Contributed by Bill Overton, PCAM

When I wrote an essay on burnout and mental health in the community association management workplace in late 2021, I did so with a mixture of hope and trepidation. I hoped that my story would help others in need and lower the stigma related to mental health issues, and I worried that publishing my mental illness for all to see might be committing career suicide. Far from that, in the 18 months that have followed, the reception of this topic has been nothing less than extraordinary.

When I’ve spoken on mental health, I’ve always been surprised and overwhelmed by the number of folks who’ve come to me and said they are struggling with stress, anxiety, and burnout, too. My mind had me convinced that I was “in this alone.” That hasn’t been true at all.

I’m also incredibly moved by the way CAI and management company executives have begun to embrace and address this important issue. In my original essay, I posited a theory that, in addition to the monumental human cost of depression and burnout in our society, there also is a huge financial cost. It turns out I was right. Studies from Gallup and Deloitte prove my point.

Stress and mental health issues in the workplace are a pandemic that is far larger than COVID-19 or any other disease currently or recently dealt with in the world. Stigma about mental health still exists and discourages individuals from coming forward and workplaces from taking constructive action.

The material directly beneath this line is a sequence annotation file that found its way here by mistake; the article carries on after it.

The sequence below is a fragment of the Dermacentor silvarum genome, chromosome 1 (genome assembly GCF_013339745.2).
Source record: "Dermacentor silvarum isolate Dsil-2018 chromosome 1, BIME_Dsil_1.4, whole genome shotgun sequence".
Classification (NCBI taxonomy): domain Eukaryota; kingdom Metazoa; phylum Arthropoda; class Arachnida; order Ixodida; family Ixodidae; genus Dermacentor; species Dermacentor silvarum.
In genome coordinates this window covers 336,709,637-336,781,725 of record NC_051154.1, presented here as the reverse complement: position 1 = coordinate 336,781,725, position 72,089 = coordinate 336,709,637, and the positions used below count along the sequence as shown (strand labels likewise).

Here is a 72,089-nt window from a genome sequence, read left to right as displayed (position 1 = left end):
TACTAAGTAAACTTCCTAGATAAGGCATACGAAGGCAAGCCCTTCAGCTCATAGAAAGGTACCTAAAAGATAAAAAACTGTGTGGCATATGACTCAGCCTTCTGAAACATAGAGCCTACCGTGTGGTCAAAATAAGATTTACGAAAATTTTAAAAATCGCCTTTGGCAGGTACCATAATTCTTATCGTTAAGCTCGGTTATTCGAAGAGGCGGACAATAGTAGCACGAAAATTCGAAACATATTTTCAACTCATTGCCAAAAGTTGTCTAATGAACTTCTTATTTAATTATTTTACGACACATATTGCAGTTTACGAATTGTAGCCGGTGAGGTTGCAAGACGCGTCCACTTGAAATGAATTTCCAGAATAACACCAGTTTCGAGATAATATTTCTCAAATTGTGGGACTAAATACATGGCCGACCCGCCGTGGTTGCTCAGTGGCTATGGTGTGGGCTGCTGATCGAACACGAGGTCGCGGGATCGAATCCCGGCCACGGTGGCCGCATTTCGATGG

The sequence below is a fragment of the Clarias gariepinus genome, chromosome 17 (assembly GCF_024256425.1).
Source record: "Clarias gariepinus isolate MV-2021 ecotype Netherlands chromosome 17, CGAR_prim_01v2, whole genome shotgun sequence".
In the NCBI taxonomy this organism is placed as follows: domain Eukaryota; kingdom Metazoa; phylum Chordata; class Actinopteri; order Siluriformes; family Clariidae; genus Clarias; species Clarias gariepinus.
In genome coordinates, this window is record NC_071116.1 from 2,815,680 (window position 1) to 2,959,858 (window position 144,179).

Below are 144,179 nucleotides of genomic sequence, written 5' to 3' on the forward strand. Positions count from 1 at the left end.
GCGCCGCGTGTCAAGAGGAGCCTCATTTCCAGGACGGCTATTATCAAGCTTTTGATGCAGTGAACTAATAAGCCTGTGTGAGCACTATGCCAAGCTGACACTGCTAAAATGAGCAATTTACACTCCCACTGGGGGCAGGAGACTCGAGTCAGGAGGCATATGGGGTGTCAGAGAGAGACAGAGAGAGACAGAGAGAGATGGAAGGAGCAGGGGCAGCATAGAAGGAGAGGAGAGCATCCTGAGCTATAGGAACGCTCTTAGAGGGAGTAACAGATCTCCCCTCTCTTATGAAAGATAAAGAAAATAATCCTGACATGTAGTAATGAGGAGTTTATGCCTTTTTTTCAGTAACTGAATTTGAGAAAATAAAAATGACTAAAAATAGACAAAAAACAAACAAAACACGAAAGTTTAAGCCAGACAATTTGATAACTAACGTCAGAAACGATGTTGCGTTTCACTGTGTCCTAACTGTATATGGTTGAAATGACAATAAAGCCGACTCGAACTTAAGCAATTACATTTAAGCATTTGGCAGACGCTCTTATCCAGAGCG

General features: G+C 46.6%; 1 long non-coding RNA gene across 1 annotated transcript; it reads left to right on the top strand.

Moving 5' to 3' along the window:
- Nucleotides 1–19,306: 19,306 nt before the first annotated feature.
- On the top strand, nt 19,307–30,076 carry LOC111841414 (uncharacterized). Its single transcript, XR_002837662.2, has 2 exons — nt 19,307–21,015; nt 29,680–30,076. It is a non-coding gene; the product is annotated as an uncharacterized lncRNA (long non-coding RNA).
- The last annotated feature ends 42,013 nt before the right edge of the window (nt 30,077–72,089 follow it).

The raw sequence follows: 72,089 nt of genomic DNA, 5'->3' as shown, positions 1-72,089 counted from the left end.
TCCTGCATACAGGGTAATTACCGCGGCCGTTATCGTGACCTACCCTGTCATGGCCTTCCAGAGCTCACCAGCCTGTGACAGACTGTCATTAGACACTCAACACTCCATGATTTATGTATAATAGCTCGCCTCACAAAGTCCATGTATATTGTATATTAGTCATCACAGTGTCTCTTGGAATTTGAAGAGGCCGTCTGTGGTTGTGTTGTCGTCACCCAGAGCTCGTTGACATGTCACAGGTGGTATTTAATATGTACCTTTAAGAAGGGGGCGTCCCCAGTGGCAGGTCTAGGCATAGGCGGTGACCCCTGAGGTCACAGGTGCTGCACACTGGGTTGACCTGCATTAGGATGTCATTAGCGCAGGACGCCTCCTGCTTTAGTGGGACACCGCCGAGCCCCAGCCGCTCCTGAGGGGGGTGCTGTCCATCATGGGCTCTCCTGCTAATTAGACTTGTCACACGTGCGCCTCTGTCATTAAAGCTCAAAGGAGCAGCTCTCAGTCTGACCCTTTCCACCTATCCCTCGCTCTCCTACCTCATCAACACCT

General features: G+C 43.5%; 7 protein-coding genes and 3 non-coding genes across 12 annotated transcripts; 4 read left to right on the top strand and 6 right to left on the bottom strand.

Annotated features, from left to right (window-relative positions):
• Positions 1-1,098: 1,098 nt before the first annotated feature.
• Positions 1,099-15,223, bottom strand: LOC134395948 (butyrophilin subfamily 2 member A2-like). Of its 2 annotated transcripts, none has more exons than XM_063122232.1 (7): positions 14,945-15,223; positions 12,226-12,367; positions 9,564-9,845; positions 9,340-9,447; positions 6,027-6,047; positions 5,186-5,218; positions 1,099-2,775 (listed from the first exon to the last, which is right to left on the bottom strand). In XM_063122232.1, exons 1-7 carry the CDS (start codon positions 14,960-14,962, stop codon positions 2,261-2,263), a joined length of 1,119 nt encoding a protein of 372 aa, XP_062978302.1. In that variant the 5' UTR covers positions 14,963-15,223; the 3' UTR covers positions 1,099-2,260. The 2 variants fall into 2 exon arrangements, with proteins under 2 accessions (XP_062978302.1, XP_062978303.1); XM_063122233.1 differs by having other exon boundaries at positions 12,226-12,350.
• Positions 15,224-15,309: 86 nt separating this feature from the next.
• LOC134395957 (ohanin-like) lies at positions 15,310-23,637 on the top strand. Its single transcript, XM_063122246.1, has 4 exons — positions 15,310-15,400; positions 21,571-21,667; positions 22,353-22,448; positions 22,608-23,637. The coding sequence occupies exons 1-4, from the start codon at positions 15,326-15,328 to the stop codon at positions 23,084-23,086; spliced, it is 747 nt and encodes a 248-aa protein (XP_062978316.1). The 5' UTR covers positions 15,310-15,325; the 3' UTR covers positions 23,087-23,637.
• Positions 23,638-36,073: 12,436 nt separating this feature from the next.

There is some good news:

❚ A major step forward to improve and address mental health issues is simply to manage employees and workplace culture better.

❚ Awareness is improving, and the stigma of mental health is being lowered.

❚ More employers and insurance companies are recognizing this as an important issue to be managed, and programs are improving and growing in number.

❚ Young people get how important this is and are prioritizing their mental health at much higher levels than previous generations.

❚ This is actually low-hanging fruit. The solution is simply to manage our employees better, create more positive workplace cultures, and manage the work we do more equitably and sensibly.

We can lead from the top as executives and managers by prioritizing our own well-being and providing support for all.

My go-to tips to manage my mental health at work are:

❚ Get good sleep, eat well, exercise, and meditate.

❚ Seek the assistance of a counselor and medical doctors, as needed.

❚ Prioritize work tasks to ensure the most important work is done on time. Small things can wait.

❚ Communicate regularly with my superiors about what is going on day to day with my work and with me personally.

Staff reasonably to achieve the stated service objectives. I don’t have super powers; none of us do. If we need a bigger team, we need a bigger team. Or, we need to curb expectations.

❚ Help others. This isn’t just part of a recovery program: It is also the key to happiness in life.

The commitment we make to improving mental health awareness is a crusade that will improve our industry and change the quality of workplace life for all.

>>May is Mental Health Awareness Month. Please email me if I can ever listen or help.

Bill Overton is a manager with Desert Resort Management in Palm Desert, Calif. He serves on CAI’s Community Association Managers Council.

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